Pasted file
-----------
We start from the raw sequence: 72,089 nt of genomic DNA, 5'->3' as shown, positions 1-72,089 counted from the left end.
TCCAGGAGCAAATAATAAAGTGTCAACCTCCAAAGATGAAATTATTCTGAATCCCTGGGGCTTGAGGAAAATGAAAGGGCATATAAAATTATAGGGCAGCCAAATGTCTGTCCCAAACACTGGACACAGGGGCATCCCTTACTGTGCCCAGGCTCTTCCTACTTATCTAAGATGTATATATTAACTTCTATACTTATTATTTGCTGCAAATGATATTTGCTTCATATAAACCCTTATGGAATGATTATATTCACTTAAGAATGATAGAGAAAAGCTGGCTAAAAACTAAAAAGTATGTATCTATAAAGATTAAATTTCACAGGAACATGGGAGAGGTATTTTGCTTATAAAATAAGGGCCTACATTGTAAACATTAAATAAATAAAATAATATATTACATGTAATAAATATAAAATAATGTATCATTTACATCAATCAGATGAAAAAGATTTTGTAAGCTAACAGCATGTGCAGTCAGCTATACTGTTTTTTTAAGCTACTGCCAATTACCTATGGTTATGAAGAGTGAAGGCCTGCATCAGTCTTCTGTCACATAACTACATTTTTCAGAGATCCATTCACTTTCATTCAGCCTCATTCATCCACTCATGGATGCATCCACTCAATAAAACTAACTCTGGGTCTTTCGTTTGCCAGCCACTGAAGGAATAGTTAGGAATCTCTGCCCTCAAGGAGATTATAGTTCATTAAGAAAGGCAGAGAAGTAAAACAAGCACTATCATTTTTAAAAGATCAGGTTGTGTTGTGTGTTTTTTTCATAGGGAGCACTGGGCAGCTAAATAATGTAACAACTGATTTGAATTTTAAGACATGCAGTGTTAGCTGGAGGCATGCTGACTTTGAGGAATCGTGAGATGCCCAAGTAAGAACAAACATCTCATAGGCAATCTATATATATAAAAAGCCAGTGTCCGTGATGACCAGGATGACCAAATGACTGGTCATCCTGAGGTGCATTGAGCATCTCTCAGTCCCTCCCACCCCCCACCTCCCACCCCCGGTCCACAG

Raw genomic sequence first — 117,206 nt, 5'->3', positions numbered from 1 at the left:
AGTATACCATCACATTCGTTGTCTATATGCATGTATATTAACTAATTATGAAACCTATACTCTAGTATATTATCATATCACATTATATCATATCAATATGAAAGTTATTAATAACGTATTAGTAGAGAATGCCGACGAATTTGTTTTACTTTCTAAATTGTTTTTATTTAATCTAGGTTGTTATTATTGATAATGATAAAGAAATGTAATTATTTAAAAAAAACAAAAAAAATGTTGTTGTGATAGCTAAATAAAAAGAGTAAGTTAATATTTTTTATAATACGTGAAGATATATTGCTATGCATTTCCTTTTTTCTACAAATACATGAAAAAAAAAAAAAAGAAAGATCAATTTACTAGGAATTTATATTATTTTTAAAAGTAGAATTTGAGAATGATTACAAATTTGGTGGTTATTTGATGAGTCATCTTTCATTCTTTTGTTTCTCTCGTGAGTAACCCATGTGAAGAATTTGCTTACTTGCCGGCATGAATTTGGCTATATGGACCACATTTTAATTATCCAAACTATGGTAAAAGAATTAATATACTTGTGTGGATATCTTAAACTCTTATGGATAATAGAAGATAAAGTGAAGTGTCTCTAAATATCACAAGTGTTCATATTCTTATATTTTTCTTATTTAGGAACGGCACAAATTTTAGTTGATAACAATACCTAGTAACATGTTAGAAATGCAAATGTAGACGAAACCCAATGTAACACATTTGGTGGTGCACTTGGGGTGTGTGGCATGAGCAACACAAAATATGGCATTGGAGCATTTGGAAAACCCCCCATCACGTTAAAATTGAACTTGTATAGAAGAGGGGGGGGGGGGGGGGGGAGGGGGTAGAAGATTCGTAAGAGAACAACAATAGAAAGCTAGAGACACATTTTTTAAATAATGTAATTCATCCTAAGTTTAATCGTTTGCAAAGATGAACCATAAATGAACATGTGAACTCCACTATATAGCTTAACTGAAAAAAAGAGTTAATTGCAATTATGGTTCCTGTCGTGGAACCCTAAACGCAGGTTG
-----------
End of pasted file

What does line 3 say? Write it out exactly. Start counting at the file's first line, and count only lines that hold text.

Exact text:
Raw genomic sequence first — 117,206 nt, 5'->3', positions numbered from 1 at the left: